[5] Monnier L, Mas E, Ginet E, et al. Activation of oxidative stress by acute glucose fluctuations compared with sustained chronic hyperglycemia in patients with type 2 diabetes. J Am Med Assoc 2006; 295:1681-1687.

[6] O’Keefe et al :Dietary strategies for improving post-prandial glucose, lipids, inflammation,  and cardiovascular health. J Am Coll Cardiol 2008;51(3):249-255

[7] Hensley K, Robinson KA, Gabbita SP, et al. Reactive oxygen species, cell signalling, and cell injury. Free Radic Biol Med 2000; 28(10):1456-62.

[8] Chapple ILC, Genco R:  on behalf of working group 2 of the joint EFP/AAP

workshop. Diabetes and periodontal diseases: consensus report of the Joint EFP/ AAP Workshop on Periodontitis and Systemic Diseases. J Clin Periodontol 2013; 40 (Suppl. 14): S106–S112.

[9] Chapple I.L.C : Role of free radicals and antioxidants in the pathogenesis of the inflammatory periodontal diseases. J. Clin Pathol: Mol Pathol 1996; 49:247-255.

[10]Chapple I.L.C., Brock G., Eftimiadi C., Matthews J. B. : Glutathione in gingival crevicular fluid and its relation to local antioxidant capacity in periodontal health and disease. J. Clin Pathol: Mol Pathol 2002; 55.

[11] Public Health England : New Eatwell Guide illustrates a health balanced diet. 2016 online information available at: - accessed 10/2/19

[12] Zhang MJ; Spite M. Resolvins: anti-inflammatory and proresolving mediators derived from omega-3 polyunsaturated fatty acids. Annual Rev Nutr.  2012; 32:203-27 

[13] Gioxari A, Kaliora AC, Marantidou F, Panagiotakos DP. Intake of ω-3 polyunsaturated fatty acids in patients with rheumatoid arthritis: A systematic review and meta-analysis. Nutrition. 2018 Jan;45:114-124.

[14] De Caterina R. n-3 fatty acids in cardiovascular disease. N Engl J Med. 2011; 364:2439–2450.

[15] Serhan CN, Chiang N, Van Dyke T: Resolving inflammation: dual anti-inflammatory and pro-resolution lipid mediators. Nat Rev Immunol 2008;8(5):349-361

[16] Calder P C. n-3 Polyunsaturated fatty acids, inflammation, and inflammatory Diseases. Am J Clin Nutr 2006;83:S1505-1519S

[17] Elwakeel NM, Hazaa HH. Effect of omega 3 fatty acids plus low-dose aspirin on both clinical and biochemical profiles of patients with chronic periodontitis and type 2 diabetes: a randomized double blind placebo-controlled study. J Periodont Res 2015 50(6);721-729

[18] Elkhouli, A. M. The efficacy of host response modulation therapy (omega-3 plus low-dose aspirin) as an adjunctive treatment of chronic periodontitis (Clinical and biochemical study). Journal of Periodontal Research 2011, 46: 261–268.

[19]The British Dietetic Association Omega 3 Food Factsheet online information available at: - accessed 10/2/19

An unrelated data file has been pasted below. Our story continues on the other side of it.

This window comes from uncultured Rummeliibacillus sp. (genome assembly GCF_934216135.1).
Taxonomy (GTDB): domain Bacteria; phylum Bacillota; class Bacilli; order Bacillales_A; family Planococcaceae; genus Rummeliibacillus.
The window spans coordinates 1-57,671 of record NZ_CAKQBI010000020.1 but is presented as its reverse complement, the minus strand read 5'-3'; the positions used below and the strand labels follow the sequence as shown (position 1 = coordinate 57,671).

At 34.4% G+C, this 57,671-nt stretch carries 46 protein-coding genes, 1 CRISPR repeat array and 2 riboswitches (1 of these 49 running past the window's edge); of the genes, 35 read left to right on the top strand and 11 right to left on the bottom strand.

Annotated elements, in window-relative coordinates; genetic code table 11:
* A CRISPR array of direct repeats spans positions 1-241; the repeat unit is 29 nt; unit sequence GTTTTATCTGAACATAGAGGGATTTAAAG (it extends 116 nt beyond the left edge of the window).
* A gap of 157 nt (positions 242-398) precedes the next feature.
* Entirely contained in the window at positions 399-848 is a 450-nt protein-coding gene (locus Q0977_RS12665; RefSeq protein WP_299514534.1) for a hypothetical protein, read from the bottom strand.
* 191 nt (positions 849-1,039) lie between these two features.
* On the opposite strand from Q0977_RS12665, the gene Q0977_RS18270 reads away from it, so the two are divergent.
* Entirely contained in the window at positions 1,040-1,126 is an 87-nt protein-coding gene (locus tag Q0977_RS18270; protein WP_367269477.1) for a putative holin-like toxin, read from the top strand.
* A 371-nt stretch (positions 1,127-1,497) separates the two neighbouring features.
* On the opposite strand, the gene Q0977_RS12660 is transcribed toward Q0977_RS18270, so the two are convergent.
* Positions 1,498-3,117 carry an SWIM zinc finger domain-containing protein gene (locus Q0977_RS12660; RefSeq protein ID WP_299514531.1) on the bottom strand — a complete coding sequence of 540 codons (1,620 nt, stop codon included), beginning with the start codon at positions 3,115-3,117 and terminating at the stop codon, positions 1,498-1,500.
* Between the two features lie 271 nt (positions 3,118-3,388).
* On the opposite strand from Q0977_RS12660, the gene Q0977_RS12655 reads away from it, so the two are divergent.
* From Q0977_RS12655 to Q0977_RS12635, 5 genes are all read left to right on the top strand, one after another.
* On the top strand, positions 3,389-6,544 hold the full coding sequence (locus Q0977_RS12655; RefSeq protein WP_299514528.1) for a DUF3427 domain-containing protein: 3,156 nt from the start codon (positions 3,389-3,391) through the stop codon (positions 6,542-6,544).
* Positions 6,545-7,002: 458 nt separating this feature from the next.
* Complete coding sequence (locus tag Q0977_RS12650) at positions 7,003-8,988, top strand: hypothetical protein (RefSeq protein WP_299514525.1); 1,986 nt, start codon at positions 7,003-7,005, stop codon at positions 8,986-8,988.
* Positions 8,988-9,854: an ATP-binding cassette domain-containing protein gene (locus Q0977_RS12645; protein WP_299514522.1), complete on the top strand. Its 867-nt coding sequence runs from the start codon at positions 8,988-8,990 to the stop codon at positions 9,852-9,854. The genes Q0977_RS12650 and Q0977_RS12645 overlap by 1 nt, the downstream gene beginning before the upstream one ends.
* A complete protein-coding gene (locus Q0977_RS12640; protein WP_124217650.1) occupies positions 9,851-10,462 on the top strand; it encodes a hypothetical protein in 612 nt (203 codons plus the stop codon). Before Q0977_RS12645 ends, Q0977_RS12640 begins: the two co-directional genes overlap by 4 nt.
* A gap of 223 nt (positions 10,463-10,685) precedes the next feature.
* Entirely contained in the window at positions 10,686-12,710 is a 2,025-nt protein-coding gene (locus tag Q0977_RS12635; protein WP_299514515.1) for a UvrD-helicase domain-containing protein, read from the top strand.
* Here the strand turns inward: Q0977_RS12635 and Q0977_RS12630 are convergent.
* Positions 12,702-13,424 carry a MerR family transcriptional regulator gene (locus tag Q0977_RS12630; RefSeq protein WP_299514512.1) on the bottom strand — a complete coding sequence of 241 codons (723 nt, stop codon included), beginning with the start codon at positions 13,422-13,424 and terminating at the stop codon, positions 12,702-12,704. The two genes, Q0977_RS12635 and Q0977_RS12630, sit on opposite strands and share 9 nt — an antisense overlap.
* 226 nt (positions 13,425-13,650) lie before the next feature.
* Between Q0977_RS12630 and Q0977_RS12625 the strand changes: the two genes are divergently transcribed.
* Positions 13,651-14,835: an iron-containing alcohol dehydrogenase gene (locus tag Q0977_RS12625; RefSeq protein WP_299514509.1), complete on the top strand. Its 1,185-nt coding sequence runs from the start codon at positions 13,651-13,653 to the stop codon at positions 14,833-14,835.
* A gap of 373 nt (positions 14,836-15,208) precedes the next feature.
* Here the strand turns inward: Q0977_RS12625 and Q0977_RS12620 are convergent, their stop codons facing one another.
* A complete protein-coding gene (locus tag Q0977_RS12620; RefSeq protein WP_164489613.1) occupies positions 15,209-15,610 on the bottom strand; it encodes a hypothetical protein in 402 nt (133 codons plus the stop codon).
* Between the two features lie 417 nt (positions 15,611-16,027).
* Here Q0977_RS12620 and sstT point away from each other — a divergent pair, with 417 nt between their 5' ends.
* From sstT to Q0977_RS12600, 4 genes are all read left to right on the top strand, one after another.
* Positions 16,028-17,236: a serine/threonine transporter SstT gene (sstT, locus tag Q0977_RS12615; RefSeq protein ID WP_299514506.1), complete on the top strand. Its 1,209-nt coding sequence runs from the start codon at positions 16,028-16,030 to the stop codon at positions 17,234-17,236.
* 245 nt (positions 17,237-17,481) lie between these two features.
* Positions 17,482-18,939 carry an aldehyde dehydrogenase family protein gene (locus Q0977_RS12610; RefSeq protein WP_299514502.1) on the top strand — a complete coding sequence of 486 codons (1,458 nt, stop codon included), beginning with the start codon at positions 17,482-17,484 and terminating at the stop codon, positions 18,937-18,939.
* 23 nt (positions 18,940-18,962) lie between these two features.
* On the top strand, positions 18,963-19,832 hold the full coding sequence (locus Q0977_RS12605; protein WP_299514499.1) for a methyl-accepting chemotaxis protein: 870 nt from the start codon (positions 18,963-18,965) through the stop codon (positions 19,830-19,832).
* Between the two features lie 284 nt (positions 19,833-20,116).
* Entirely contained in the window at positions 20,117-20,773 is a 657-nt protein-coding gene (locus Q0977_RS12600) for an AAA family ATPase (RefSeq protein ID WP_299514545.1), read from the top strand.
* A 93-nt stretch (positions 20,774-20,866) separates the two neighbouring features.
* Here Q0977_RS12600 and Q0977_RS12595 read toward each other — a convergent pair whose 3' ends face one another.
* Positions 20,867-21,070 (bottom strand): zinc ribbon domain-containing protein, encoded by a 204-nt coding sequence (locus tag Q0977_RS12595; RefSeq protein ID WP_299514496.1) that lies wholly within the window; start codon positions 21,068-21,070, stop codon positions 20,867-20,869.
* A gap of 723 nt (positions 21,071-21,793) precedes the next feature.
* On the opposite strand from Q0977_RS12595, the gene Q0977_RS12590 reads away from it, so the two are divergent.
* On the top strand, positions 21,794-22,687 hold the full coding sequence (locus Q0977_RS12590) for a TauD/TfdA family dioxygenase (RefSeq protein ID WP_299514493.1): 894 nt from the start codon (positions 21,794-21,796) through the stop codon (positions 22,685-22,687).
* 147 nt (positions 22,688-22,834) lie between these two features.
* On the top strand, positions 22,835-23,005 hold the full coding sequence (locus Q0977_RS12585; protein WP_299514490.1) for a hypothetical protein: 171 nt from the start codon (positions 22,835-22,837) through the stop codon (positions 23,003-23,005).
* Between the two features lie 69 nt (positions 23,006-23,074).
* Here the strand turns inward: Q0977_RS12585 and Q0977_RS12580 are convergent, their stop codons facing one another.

[20] Chapple IL, Milward MR, Dietrich T. The prevalence of inflammatory periodontitis is negatively associated with serum antioxidant concentrations. J Nutri .2007; 137(3): 657-64.

[21] Van der Velden U, Kuzmanova D, Chapple ILC. Micronutritional approaches to periodontal therapy. J Clin Periodontol 2011: 38 (suppl 11): 142-158.

[22] Public Health England. Scientific Advisory Committee on Nutrition (SACN) Vitamin D and Health 2016 online information available at :  accessed 10/2/19

[23] Dietrich T, Nunn Met al:(2005) Association between serum concentrations of 25-hydroxyvitamin D and gingival inflammation. Am J Clin Nutr 82, 575-580

[24] Dietrich T, Joshipura Kjet al:(2004) Association between serum concentrations of 25hydroxyvitamin D3 and periodontal disease in the US population. Am J Clin Nutr 80, 108 113.

[25] Jimenez M, Giovannucci E, et al: (2014) Predicted vitamin D status and incidence of tooth loss and periodontitis. Public Health Nutr 17, 844-852.

[26] Nebel D, et al. 1α,25-dihydroxyvitamin D3 promotes osteogenic activity and downregulates proinflammatory cytokine expression in human periodontal ligament cells. J Periodontal Res Dec 2014

[27] Adegboye ARA, Twetman S, Christensen LB, HeitmannBL. Intake of dairy calcium and tooth loss among adult Danish men and women. Nutrition. 2012; 28: 779-784.

[28] Adegboye ARA, Chirstensen LB, Holm-Pedersen P,et al. Intake of dairy products in relation to periodontitis in older Danish adults. Nutrients. 2012; 4: 1219-1229.

[29] Nishida M., Grossi S.G., Dunford R.G., Ho A.W., Trevisan M., Genco R.J. Calcium and the Risk for Periodontal Disease. J. Periodontol. 2000;71:1057–1066

[30] Meisel, P., Schwahn, C., Luedemann, J. et al  Magnesium deficiency is associated with periodontal disease. Journal of Dental Research 2005; 84, 937–941.

[31]Frithiof, L,  Lavstedt, S, Eklund, G et al : The Relationship between Marginal Bone Loss and Serum Zinc Levels. Acta medica Scandinavica. 1980;207. 67-70.  Acta medica Scandinavica 207(1-2):67-70

[32] Thomas B, Prasad BR, Kumari NS et al A comparative evaluation of the micronutrient profile in the serum of diabetes mellitus Type II patients and healthy individuals with periodontitis J Indian Soc Periodontol. 2019 Jan-Feb;23(1):12-20.

[33] Public Health England The Eatwell Guide September 2018 online information available at; - accessed 10/2/19

[34] Woelber JP, Bremer K, Vach K et al: An oral health optimised diet can reduce gingval and periodontal inflammation in humans – a randomised controlled pilot study.